Word of the Day: PASTURE
“The Lord is my shepherd,” says David in the sweetest of his psalms, “I shall not want. He makes me lie down in green PASTURES.” Not many of us these days will ever do that. I never have. I’ve never said, “These sheep of mine might like those peaceful green fields over there,” where the clover is thick, and the shoots are dark and rich with moisture and the thick sugars and starches that are the wondrous gift of the sunlight.
I can’t imagine any Greek warrior looking upon Zeus as his own shepherd, to make him lie down anywhere, let alone the green fields. Zeus was to be honored, feared, celebrated for his strength and cunning, and bargained with by the right sacrifices, but not loved. What would have been the point? If you ever thought of Zeus and love in the same moment, it was not you doing the loving, but Zeus, and it wasn’t love but lust, after every beautiful creature that walked on two legs.
But David, most glorious of the kings of Israel, calls the Lord his shepherd, and imagines that the Lord has taken thought for him, leading him not just anywhere, but to the special place, to the green place, beside the still waters. In a land like Israel, drought and desert are never far away, so that if the Lord did not care, the sheep might go hungry, browsing all day long just to keep the gnaw of hunger down, but not really feeding well. Maybe we should read the line this way: “The LORD is my shepherd,” and nobody else. The mighty Hebrew language allows for it: Adonai ro’i – that’s all the sentence says. On one side, there’s the holy name of God which you may not utter, so you replace it with Adonai, the Lord, and on the other side, ro’i, shepherd-mine (say it this way: RO-EE, with a break in the middle). You can’t say it any plainer than that.
If David were a Romantic poet, we’d have a shepherdess or two, and some pleasant hillbillies weaving baskets, but he isn’t. So from that lovely scene we move through the “valley of the shadow of death,” which is what the Hebrew literally says – not just some “dark valley” – and on to more food, in fact a feast, for “you spread a table for me,” and not just anywhere, but where it means the most, “in the sight of my enemies.” Naturally the Church encourages us to think here of Holy Communion, for God can spread a table in the wilderness, as he did for the children of Israel in the desert, and as He does at every Mass, in the wilderness of the world and of our hearts. And who can tell how many of our unseen enemies grimace and scowl, prancing and hopping but powerless to do anything about it, as we partake of the Lord’s own food, the true flesh and drink that is the Eucharist?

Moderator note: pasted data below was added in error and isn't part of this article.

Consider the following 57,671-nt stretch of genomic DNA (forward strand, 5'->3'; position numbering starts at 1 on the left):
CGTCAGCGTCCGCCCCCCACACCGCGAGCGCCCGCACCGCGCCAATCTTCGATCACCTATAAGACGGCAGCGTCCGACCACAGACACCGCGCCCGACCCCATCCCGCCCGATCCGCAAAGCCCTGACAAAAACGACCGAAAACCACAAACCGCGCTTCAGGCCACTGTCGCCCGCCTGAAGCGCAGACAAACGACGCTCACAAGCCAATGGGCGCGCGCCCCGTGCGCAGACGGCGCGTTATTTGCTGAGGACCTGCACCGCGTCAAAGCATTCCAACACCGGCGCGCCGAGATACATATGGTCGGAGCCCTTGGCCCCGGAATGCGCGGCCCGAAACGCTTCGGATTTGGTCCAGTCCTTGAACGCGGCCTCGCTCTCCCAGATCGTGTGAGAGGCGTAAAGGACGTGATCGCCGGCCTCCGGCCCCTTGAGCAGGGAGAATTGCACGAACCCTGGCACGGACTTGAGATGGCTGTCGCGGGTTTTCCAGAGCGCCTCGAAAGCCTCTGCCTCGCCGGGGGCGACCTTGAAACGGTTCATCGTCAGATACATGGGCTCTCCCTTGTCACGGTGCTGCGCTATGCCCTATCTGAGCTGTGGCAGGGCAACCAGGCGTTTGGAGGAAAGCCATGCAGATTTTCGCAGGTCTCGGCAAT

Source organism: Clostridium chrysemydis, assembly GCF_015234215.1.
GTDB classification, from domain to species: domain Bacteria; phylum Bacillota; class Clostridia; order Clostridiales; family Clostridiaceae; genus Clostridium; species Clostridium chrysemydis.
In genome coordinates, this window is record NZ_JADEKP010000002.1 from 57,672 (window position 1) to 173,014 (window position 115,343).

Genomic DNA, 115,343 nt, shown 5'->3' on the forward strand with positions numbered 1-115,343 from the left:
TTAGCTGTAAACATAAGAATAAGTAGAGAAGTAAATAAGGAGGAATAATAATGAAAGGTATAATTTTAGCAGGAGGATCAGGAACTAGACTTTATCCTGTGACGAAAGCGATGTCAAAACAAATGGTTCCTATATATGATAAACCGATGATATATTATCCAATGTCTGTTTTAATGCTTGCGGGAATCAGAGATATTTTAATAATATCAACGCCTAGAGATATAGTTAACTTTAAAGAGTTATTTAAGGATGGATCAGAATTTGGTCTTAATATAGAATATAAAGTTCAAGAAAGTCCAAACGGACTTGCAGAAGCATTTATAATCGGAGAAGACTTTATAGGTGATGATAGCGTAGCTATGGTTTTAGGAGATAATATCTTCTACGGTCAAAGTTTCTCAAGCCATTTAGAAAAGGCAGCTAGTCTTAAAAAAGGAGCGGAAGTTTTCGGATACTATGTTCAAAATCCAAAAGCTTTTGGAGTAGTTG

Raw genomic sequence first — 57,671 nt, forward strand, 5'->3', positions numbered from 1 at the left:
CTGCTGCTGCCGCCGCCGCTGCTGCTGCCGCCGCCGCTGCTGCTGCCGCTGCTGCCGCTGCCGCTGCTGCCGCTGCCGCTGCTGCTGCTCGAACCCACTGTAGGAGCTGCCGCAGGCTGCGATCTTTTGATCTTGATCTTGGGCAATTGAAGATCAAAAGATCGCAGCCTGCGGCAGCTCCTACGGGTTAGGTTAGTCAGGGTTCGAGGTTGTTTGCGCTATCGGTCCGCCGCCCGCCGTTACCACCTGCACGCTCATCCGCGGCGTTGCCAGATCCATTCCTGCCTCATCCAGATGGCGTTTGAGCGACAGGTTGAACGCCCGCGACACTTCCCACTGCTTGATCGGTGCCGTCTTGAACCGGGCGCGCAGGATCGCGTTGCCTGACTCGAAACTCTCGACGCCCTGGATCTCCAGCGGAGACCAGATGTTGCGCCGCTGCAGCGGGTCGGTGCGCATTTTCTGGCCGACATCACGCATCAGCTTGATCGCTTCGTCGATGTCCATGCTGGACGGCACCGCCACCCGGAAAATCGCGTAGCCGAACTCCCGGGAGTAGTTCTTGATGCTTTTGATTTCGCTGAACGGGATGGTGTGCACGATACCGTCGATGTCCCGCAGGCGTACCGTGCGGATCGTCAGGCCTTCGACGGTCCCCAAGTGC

PASTURE is a good word for me, because it gives me a chance to help out any of my young readers who are studying Latin or Greek. There’s something called Grimm’s Law, named for Jacob Grimm, one of the famous Brothers who gave us the fairy tales of the Germans, such as Cinderella, though in the original German they’re often Grimmer than you will find them in picture books for children. Grimm’s Law tells us a lot of things about consonants.
Our ancestors in language, thousands of years ago, lived under the open skies in the middle of what is now Russia. They were restless and intelligent and creative people, and they moved out of there in great waves, one after another, north and west and south. Some of them went down to India. Some went to Persia. Some went far north to Scandinavia. Some went south and west to Greece and Italy and Spain. Some went west but stayed in Germany. All of their languages are related to each other, as distant cousins. So the German tongues are related to the languages of Latin and Greek, because the people who spoke them were distantly related to each other, and their ancestors originally spoke the same languages, thousands of years before. That means that there will be family resemblances. Here is one, which Herr Grimm saw: when you see the consonant P in Latin or Greek, think of F in German or English.
Here you may fetch the smelling salts, in case Aunt Fiona has fainted.
It is exciting, really. Look at these few pairs: Latin PATER, English FATHER; Latin PISCIS, English FISH; Greek PTEROS (as in PTERODACTYL, the prehistoric bat-bird), English FEATHER. So the Latin verb PASCERE means to FEED, and sure enough, the words are distant cousins. I used to think that Italian PASTA just meant FOOD, because what better thing to eat has man ever cooked, if not Italian noodles? It isn’t so, unfortunately. That word has to do with squashing things and making a PASTE out of them. But our FOOD is related to the Italian ANTIPASTO, or at least the PASTO part of it. ANTIPASTO doesn’t mean “opposed to PASTA,” or “before the PASTA,” but before the real FEEDING gets underway, PASTA or no.
Which makes me glad that David wasn’t an Italian chef, or we might say, “The Lord sets me a fine spread of antipasto, and what could I ask for better than that?”
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